Illustrative of the legislative consideration of and concern for the requirement of consent is demonstrated in subsequent enactment of Ill. Rev. Stat., ch. 95 1/2, par. 11-501 effective July 1, 1970. This legislation retained the language that evidence of chemical analysis of blood and other bodily substances shall not be admissible into evidence unless the sample was obtained and the analysis made with the consent of the person concerned. The reference to the unenacted par. 47.1 was eliminated. This Act retained the provision that refusal of the same or of the test was inadmissible in any civil proceedings or in a criminal action charging driving while under the influence of intoxicating liquor. Similarly, evidence of the refusal of a test was declared to be inadmissible in civil or criminal proceedings, but limited to a proceeding for the suspension of driving privilege.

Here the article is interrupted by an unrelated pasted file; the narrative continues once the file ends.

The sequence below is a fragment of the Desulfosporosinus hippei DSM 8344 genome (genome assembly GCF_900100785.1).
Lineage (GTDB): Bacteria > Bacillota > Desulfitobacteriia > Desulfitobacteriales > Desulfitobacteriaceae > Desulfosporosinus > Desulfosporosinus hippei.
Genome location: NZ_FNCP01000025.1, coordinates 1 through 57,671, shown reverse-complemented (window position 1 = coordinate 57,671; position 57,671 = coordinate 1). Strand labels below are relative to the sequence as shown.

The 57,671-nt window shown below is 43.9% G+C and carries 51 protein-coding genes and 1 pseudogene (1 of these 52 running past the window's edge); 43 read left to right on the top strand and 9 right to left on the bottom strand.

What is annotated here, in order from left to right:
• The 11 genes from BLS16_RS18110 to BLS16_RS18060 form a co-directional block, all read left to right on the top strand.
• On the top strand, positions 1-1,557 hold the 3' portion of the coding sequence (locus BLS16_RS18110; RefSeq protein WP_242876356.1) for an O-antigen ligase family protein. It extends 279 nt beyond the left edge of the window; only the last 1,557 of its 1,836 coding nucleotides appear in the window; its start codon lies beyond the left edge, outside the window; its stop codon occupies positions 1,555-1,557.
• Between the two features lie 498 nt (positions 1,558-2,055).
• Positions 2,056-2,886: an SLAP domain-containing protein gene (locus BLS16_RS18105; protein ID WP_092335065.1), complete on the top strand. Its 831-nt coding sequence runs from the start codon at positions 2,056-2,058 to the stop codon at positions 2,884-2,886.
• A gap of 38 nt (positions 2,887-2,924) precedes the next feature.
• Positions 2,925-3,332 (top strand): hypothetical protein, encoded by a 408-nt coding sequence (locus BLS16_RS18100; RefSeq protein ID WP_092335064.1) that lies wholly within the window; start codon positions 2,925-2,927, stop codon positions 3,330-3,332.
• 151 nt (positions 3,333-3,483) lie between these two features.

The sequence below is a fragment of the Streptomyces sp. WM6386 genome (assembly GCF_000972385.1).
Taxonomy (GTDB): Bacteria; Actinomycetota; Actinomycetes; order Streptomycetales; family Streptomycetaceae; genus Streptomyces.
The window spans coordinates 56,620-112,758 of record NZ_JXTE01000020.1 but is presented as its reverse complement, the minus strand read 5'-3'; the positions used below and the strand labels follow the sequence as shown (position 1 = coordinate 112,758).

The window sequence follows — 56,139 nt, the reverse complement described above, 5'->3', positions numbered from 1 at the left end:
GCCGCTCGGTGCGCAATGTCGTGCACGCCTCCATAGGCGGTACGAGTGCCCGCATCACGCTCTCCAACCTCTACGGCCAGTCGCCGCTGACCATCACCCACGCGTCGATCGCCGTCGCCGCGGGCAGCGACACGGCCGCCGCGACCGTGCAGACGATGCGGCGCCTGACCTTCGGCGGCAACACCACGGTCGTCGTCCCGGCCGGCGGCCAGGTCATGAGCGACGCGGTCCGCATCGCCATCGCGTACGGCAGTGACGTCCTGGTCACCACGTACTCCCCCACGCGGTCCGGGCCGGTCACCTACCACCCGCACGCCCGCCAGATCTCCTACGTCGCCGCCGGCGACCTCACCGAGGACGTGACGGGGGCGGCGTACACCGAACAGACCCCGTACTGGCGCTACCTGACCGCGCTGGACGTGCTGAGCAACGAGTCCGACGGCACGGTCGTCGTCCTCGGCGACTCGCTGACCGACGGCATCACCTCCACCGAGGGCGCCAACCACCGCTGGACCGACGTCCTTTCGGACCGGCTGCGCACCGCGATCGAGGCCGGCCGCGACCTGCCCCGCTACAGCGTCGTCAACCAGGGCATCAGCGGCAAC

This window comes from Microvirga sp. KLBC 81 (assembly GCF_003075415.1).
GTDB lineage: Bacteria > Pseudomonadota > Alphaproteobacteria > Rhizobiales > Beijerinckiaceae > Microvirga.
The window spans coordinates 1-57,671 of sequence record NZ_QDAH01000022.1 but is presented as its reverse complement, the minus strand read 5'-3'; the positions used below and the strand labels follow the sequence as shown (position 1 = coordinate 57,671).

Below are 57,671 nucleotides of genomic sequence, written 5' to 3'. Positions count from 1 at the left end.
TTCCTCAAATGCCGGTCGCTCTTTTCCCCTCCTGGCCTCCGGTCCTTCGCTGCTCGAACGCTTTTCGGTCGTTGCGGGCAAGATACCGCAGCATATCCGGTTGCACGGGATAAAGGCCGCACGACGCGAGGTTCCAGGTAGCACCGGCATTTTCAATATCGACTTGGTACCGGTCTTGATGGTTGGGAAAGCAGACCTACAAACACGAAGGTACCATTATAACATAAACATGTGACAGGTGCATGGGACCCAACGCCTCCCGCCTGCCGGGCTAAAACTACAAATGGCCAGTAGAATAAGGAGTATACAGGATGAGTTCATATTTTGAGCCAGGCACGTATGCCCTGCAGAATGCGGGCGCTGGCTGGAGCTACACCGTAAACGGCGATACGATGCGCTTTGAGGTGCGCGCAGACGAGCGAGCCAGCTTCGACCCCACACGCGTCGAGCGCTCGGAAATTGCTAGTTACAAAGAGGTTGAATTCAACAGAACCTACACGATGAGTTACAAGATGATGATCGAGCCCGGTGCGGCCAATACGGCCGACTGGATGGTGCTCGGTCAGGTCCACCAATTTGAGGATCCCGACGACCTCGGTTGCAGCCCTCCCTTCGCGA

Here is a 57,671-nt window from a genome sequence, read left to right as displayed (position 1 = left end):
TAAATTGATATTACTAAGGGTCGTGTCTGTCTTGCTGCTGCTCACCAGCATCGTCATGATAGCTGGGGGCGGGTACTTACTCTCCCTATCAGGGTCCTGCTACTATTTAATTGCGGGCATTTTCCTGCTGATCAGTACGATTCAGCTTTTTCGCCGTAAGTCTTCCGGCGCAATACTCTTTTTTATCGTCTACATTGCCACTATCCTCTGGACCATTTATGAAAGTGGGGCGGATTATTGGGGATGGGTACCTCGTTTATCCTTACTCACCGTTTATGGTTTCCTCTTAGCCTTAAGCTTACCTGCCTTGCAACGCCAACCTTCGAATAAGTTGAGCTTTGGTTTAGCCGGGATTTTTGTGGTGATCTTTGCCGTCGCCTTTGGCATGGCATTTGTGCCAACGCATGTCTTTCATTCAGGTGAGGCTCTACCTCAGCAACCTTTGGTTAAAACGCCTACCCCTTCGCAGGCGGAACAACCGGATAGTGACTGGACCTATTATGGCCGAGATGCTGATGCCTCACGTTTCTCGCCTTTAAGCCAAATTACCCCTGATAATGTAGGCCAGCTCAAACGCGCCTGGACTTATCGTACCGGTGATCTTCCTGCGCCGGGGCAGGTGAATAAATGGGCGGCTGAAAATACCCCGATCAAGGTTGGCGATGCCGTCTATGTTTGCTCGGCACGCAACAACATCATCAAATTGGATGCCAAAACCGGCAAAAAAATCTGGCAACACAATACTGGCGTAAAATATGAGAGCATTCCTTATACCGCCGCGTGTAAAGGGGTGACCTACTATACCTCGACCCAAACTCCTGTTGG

• 1 Within the context of the past and present legislative action, the consent of the individual in taking of his blood samples governs the admissibility of the evidence by reason of the language of the statutes. The trial court specifically found that there was no consent to the taking of the sample, but rather that such was taken through deceit or through coercion of asserted police authority. Such finding is not challenged. Upon these facts, the court would be required to sustain an objection to the testimony of the analyst.
• 2 In People v. Thady, (Ill. App.2d), 270 N.E.2d 861, it was held that there was no order which the State might appeal under Supreme Court Rule 604(a)(1) where the court's ruling was upon the admissibility of evidence as distinguished from a motion to suppress as provided in Ill. Rev. Stat., ch. 38, par. 114-11 and par. 114-12. We find no appealable order here.
The appeal is dismissed.
SMITH and CRAVEN, JJ., concur.